Tuesday, November 13, 2012

Why Religion should Continue to have a Privileged Place in our Nation

This country has privileged religion. Our First Amendment protects us against government infringement upon the “free exercise” of religion, and consequently, up until now, we have enjoyed incredible religious freedom in our USA! However, now voices are now forming a chorus against this right. A new Federal Hate Crimes bill has threatened our freedom to preach in as far as the preaching can possibly be construed to lead to a ‘hate crime.” A distorted interpretation of the First Amendment’s injunction against setting up a Federal religion has been pushing religious expression out of the public. Many Christian student groups have been barred from campus because of their insistence on retaining the Christian nature of their group.

Now, many are arguing for further restrictions on religion:

  1. Taxing Churches
  2. Placing Churches and other Christian groups under restrictive Federal Guidelines
However, Wilfred McClay, University of Tennessee, argues that it is essential that the USA retains its protections of religion. (I will summarize four of his five reasons for this with some modification.)

  1. Our Tradition: McClay argues that all of the Founding Fathers signed on to the understanding that religion was essential and needed protection from government:
    • The Founding Fathers had diverse views about a variety of matters, very much including their own personal religious convictions, but they were in complete and emphatic agreement about the inescapable importance of religion. (Christianity Today, Nov. 2012, 27)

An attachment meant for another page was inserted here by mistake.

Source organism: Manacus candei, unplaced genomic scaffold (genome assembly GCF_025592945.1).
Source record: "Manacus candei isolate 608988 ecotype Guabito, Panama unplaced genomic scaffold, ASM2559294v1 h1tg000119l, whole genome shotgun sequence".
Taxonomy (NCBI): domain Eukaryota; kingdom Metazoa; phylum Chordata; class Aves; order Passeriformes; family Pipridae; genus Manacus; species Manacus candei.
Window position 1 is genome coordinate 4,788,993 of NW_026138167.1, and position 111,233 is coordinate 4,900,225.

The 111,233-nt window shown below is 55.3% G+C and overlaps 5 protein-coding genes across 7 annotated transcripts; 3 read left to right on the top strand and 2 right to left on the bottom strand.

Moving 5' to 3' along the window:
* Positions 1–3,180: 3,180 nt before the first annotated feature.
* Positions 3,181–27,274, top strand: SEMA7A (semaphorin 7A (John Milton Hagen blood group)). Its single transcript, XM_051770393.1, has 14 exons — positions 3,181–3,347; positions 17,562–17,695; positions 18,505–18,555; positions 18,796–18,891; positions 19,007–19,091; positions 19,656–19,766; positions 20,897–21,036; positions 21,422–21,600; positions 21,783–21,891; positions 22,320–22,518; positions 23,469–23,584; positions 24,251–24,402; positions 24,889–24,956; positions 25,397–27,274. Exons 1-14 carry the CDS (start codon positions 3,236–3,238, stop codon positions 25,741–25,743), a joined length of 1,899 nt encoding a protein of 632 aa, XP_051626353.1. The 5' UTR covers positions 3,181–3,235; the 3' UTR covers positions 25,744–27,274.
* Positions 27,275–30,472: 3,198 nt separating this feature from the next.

To support his point McClay quotes George Washington’s Farewell Address in 1796:

·        Of all the dispositions and habits which lead to political prosperity, Religion and morality are indispensable supports.

In 1789, Washington also stated:

·        If I could have entertained the slightest apprehension that the Constitution…might possibly endanger the religious rights of any ecclesiastical society, certainly I would never have placed my signature to it.

  1. American Pluralism: In opposition to today’s secularism which wishes to extend its control into all areas of life, McClay writes,
    • A society flourishes best when the moral communities within which consciences are formed – churches, synagogues, mosques, and the like – remain healthy.
However, their health is being increasingly threatened by a federally supported religious secularism that has little tolerance for any religion apart from its own. The universities have barred many Christian groups from meeting. Ironically, they cite their “non-discrimination” policies which they use to discriminate against the free expression of Christian values.

We have a tradition of religious liberty worth preserving. Ibn Warraq, Muslim turned atheist, argued in favor of Western freedoms in a panel debate on “Why the West is Best.” Here is the substance of his presentation: